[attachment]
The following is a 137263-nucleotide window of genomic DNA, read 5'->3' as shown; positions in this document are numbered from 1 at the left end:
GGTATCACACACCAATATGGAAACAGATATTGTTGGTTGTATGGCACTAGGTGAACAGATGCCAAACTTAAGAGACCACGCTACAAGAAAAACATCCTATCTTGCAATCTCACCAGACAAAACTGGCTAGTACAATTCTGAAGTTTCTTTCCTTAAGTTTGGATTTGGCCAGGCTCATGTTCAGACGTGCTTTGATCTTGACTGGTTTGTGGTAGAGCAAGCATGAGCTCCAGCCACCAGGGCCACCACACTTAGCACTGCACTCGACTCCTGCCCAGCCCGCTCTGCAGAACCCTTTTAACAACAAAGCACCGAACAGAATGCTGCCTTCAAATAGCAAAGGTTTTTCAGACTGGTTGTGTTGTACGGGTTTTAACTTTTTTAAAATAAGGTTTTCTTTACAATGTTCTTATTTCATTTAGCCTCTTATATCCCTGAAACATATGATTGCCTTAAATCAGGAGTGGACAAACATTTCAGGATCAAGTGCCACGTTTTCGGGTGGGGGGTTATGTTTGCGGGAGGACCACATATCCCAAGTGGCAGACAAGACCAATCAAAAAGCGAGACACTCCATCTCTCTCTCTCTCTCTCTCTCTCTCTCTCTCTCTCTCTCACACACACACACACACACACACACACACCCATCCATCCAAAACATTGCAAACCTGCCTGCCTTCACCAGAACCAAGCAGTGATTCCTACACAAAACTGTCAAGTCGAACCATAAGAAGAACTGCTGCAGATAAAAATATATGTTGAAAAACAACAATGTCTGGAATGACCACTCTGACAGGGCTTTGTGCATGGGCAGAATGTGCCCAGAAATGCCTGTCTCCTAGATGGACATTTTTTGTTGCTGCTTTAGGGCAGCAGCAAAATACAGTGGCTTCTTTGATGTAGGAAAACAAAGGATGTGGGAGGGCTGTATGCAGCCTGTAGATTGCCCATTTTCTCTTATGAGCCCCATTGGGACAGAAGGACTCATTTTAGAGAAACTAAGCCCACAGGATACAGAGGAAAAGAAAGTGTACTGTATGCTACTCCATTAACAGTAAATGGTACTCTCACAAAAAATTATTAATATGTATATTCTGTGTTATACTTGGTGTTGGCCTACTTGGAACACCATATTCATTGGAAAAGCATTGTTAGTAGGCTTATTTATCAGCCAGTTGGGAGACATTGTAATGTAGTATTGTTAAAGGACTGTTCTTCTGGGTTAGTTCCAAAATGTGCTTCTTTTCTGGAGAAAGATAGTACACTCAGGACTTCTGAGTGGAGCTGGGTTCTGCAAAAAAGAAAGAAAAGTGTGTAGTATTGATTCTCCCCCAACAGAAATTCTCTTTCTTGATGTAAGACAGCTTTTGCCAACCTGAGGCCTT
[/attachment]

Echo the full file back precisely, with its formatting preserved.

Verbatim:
The following is a 137263-nucleotide window of genomic DNA, read 5'->3' as shown; positions in this document are numbered from 1 at the left end:
GGTATCACACACCAATATGGAAACAGATATTGTTGGTTGTATGGCACTAGGTGAACAGATGCCAAACTTAAGAGACCACGCTACAAGAAAAACATCCTATCTTGCAATCTCACCAGACAAAACTGGCTAGTACAATTCTGAAGTTTCTTTCCTTAAGTTTGGATTTGGCCAGGCTCATGTTCAGACGTGCTTTGATCTTGACTGGTTTGTGGTAGAGCAAGCATGAGCTCCAGCCACCAGGGCCACCACACTTAGCACTGCACTCGACTCCTGCCCAGCCCGCTCTGCAGAACCCTTTTAACAACAAAGCACCGAACAGAATGCTGCCTTCAAATAGCAAAGGTTTTTCAGACTGGTTGTGTTGTACGGGTTTTAACTTTTTTAAAATAAGGTTTTCTTTACAATGTTCTTATTTCATTTAGCCTCTTATATCCCTGAAACATATGATTGCCTTAAATCAGGAGTGGACAAACATTTCAGGATCAAGTGCCACGTTTTCGGGTGGGGGGTTATGTTTGCGGGAGGACCACATATCCCAAGTGGCAGACAAGACCAATCAAAAAGCGAGACACTCCATCTCTCTCTCTCTCTCTCTCTCTCTCTCTCTCTCTCTCTCACACACACACACACACACACACACACACCCATCCATCCAAAACATTGCAAACCTGCCTGCCTTCACCAGAACCAAGCAGTGATTCCTACACAAAACTGTCAAGTCGAACCATAAGAAGAACTGCTGCAGATAAAAATATATGTTGAAAAACAACAATGTCTGGAATGACCACTCTGACAGGGCTTTGTGCATGGGCAGAATGTGCCCAGAAATGCCTGTCTCCTAGATGGACATTTTTTGTTGCTGCTTTAGGGCAGCAGCAAAATACAGTGGCTTCTTTGATGTAGGAAAACAAAGGATGTGGGAGGGCTGTATGCAGCCTGTAGATTGCCCATTTTCTCTTATGAGCCCCATTGGGACAGAAGGACTCATTTTAGAGAAACTAAGCCCACAGGATACAGAGGAAAAGAAAGTGTACTGTATGCTACTCCATTAACAGTAAATGGTACTCTCACAAAAAATTATTAATATGTATATTCTGTGTTATACTTGGTGTTGGCCTACTTGGAACACCATATTCATTGGAAAAGCATTGTTAGTAGGCTTATTTATCAGCCAGTTGGGAGACATTGTAATGTAGTATTGTTAAAGGACTGTTCTTCTGGGTTAGTTCCAAAATGTGCTTCTTTTCTGGAGAAAGATAGTACACTCAGGACTTCTGAGTGGAGCTGGGTTCTGCAAAAAAGAAAGAAAAGTGTGTAGTATTGATTCTCCCCCAACAGAAATTCTCTTTCTTGATGTAAGACAGCTTTTGCCAACCTGAGGCCTT